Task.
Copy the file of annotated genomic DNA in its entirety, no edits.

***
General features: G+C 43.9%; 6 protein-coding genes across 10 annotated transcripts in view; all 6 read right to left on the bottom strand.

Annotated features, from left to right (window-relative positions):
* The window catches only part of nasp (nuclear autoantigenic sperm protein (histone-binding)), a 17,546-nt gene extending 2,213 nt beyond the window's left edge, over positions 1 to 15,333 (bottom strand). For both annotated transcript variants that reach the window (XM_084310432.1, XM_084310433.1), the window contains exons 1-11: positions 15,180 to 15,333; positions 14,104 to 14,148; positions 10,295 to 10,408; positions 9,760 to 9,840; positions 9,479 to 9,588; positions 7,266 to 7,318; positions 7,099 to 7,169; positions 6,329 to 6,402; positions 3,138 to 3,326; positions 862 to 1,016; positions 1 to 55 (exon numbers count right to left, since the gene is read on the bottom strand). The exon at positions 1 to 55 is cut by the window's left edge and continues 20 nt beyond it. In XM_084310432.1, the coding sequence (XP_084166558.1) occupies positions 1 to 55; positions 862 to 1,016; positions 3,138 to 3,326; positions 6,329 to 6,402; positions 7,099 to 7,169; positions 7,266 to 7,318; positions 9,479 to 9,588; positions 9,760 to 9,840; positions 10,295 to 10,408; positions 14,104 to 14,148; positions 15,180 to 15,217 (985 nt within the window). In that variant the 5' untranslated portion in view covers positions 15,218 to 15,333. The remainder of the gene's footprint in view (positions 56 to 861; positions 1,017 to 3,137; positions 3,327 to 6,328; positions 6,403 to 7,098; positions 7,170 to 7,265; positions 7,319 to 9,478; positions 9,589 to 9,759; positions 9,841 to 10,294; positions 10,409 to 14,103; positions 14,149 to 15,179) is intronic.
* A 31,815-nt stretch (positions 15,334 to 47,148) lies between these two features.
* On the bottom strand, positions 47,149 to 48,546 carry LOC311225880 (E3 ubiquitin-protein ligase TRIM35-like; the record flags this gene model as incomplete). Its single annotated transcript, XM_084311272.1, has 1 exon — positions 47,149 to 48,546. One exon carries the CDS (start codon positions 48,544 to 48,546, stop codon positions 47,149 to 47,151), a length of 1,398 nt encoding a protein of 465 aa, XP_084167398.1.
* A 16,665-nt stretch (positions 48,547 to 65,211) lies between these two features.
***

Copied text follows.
General features: G+C 43.9%; 6 protein-coding genes across 10 annotated transcripts in view; all 6 read right to left on the bottom strand.

Annotated features, from left to right (window-relative positions):
* The window catches only part of nasp (nuclear autoantigenic sperm protein (histone-binding)), a 17,546-nt gene extending 2,213 nt beyond the window's left edge, over positions 1 to 15,333 (bottom strand). For both annotated transcript variants that reach the window (XM_084310432.1, XM_084310433.1), the window contains exons 1-11: positions 15,180 to 15,333; positions 14,104 to 14,148; positions 10,295 to 10,408; positions 9,760 to 9,840; positions 9,479 to 9,588; positions 7,266 to 7,318; positions 7,099 to 7,169; positions 6,329 to 6,402; positions 3,138 to 3,326; positions 862 to 1,016; positions 1 to 55 (exon numbers count right to left, since the gene is read on the bottom strand). The exon at positions 1 to 55 is cut by the window's left edge and continues 20 nt beyond it. In XM_084310432.1, the coding sequence (XP_084166558.1) occupies positions 1 to 55; positions 862 to 1,016; positions 3,138 to 3,326; positions 6,329 to 6,402; positions 7,099 to 7,169; positions 7,266 to 7,318; positions 9,479 to 9,588; positions 9,760 to 9,840; positions 10,295 to 10,408; positions 14,104 to 14,148; positions 15,180 to 15,217 (985 nt within the window). In that variant the 5' untranslated portion in view covers positions 15,218 to 15,333. The remainder of the gene's footprint in view (positions 56 to 861; positions 1,017 to 3,137; positions 3,327 to 6,328; positions 6,403 to 7,098; positions 7,170 to 7,265; positions 7,319 to 9,478; positions 9,589 to 9,759; positions 9,841 to 10,294; positions 10,409 to 14,103; positions 14,149 to 15,179) is intronic.
* A 31,815-nt stretch (positions 15,334 to 47,148) lies between these two features.
* On the bottom strand, positions 47,149 to 48,546 carry LOC311225880 (E3 ubiquitin-protein ligase TRIM35-like; the record flags this gene model as incomplete). Its single annotated transcript, XM_084311272.1, has 1 exon — positions 47,149 to 48,546. One exon carries the CDS (start codon positions 48,544 to 48,546, stop codon positions 47,149 to 47,151), a length of 1,398 nt encoding a protein of 465 aa, XP_084167398.1.
* A 16,665-nt stretch (positions 48,547 to 65,211) lies between these two features.